While the location of the place where the main gathering was supposed to take place this week amid COP27 is indeed known as Mount Sinai on maps, numerous experts and archeologists believe the real Mount Sinai from the Bible is actually located in modern-day Saudi Arabia. A great deal of evidence exists suggesting this is, in fact, the case. Either way, the implications of the growing push to bring “faith communities” and “religious leaders” of the world into the forefront of the globalist pseudo-environmentalist agenda has profound implications for humanity.

Indeed, the move comes amid more and more international meetings joining together the world’s religions. Often led by Pope Francis, who has come under growing criticism even from leading Catholic thinkers and clerics, these efforts have increasingly argued that all religions share the same basic beliefs and values. At the 10th World Assembly of Religions for Peace, world religious leaders made their goals and alignment with the UN clear: “We commit to human development as set forth in the [UN] Sustainable Development Goals (SDGs),” the final declaration declared, a reference to a radical document touting “Mother Earth” that UN leaders repeatedly called the “masterplan for humanity.”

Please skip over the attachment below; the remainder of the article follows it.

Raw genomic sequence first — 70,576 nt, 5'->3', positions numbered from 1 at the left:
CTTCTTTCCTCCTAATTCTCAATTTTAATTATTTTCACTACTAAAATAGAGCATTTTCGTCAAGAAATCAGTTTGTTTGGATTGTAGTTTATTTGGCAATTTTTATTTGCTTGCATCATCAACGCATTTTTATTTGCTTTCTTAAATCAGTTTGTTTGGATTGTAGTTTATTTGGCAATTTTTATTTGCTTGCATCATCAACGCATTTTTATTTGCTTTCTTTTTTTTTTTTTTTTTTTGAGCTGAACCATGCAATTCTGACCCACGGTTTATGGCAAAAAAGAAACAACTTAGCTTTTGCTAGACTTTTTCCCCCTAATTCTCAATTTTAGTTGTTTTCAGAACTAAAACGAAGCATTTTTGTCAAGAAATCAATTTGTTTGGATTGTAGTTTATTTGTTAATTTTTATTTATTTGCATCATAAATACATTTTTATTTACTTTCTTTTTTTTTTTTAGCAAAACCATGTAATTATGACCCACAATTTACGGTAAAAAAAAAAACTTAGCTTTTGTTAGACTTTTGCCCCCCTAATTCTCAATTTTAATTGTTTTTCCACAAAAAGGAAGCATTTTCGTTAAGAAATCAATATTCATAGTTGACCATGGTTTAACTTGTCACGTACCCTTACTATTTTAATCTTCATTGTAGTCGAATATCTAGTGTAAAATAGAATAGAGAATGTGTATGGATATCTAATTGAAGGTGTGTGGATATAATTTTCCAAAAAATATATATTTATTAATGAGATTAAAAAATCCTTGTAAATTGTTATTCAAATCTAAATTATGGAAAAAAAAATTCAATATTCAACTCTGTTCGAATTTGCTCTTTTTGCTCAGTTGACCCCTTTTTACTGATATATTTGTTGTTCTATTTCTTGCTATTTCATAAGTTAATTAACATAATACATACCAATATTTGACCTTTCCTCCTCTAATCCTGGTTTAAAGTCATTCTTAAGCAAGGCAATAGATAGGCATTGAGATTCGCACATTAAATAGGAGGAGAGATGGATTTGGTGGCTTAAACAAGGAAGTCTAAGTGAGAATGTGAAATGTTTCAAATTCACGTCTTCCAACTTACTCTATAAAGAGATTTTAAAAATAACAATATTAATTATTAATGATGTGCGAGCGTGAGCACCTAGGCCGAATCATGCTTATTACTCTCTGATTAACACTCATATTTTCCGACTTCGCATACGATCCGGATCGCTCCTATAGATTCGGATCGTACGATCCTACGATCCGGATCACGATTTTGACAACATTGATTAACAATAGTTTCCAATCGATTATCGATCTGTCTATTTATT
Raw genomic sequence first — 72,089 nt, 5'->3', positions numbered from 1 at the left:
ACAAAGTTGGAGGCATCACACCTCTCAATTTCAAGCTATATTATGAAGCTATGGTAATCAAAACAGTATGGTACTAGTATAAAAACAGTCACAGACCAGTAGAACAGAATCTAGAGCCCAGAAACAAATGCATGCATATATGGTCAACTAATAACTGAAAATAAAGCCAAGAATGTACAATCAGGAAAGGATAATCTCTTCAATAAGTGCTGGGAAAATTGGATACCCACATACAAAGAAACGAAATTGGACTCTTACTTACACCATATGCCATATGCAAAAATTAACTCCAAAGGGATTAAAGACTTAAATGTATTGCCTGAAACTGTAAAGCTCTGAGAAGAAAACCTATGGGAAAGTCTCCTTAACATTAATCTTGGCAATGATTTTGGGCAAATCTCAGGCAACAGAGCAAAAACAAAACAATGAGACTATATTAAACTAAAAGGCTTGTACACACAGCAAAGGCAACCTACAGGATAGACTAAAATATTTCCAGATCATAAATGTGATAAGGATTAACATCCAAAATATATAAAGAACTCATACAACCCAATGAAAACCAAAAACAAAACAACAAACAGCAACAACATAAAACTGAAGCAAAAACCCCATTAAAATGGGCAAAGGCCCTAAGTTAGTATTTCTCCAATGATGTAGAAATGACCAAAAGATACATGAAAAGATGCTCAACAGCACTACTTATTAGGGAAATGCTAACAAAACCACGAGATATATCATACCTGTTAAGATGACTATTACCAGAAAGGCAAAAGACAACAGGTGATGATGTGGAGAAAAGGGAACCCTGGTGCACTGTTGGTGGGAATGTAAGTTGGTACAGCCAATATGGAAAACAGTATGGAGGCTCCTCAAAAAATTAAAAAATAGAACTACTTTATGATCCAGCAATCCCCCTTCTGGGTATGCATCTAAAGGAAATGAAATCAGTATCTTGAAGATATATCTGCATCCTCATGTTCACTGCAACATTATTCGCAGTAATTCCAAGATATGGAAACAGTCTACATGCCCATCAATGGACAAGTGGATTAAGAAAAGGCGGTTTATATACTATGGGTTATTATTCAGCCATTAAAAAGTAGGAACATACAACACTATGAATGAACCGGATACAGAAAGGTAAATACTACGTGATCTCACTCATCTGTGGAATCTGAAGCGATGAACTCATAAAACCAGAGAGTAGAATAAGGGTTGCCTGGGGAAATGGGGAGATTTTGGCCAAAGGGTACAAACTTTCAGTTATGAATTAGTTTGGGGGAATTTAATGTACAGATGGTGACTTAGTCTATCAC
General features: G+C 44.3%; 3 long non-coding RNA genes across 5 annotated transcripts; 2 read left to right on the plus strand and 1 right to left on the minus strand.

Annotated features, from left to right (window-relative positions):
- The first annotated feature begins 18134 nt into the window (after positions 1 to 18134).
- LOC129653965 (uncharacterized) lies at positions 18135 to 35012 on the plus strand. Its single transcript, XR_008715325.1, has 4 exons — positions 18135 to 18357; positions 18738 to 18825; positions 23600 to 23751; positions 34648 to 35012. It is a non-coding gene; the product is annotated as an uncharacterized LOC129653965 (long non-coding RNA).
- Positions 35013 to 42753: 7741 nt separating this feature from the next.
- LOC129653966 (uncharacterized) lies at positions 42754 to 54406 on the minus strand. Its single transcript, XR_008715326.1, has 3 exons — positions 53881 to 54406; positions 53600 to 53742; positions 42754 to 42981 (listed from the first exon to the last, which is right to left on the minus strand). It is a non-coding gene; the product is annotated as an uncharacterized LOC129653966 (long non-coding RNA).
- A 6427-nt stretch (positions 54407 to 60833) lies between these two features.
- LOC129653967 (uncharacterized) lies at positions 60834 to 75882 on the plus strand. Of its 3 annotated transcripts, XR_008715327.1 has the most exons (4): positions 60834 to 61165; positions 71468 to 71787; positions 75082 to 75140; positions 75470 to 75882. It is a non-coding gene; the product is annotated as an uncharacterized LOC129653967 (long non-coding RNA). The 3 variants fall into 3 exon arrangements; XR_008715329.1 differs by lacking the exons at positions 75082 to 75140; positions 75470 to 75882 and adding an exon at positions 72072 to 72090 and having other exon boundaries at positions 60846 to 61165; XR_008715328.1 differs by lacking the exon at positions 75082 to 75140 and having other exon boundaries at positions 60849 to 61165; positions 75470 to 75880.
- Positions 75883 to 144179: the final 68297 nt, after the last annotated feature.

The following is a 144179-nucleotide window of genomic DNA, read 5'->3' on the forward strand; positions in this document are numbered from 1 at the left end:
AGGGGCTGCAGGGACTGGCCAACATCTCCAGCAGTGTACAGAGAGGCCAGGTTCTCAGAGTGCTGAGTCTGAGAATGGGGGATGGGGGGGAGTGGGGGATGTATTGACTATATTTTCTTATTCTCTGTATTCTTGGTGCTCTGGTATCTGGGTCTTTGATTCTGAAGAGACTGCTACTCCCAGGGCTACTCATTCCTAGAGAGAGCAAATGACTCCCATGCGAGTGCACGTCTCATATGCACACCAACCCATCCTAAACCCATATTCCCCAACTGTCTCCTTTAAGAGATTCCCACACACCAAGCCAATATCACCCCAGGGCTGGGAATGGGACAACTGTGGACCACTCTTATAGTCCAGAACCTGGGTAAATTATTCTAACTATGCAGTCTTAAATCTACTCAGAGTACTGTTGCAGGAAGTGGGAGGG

The New American magazine has been documenting the accelerating global push to unify the world’s religions for decades. Over 20 years ago, Senior Editor William F. Jasper wrote about the would-be New World Religion in these pages, and even then, the agenda was clear. “My hope is that this charter will be a kind of Ten Commandments, a ‘Sermon on the Mount,’ that provides a guide for human behavior toward the environment in the next century and beyond,” former Soviet dictator Mikhail Gorbachev said at the time.

The significance of this push for a new moral code and a unification of the world’s religions cannot be overstated. Under the guise of “saving Mother Earth” from humanity’s “climate sins,” the Bible — the very foundation of Western civilization — is under direct attack.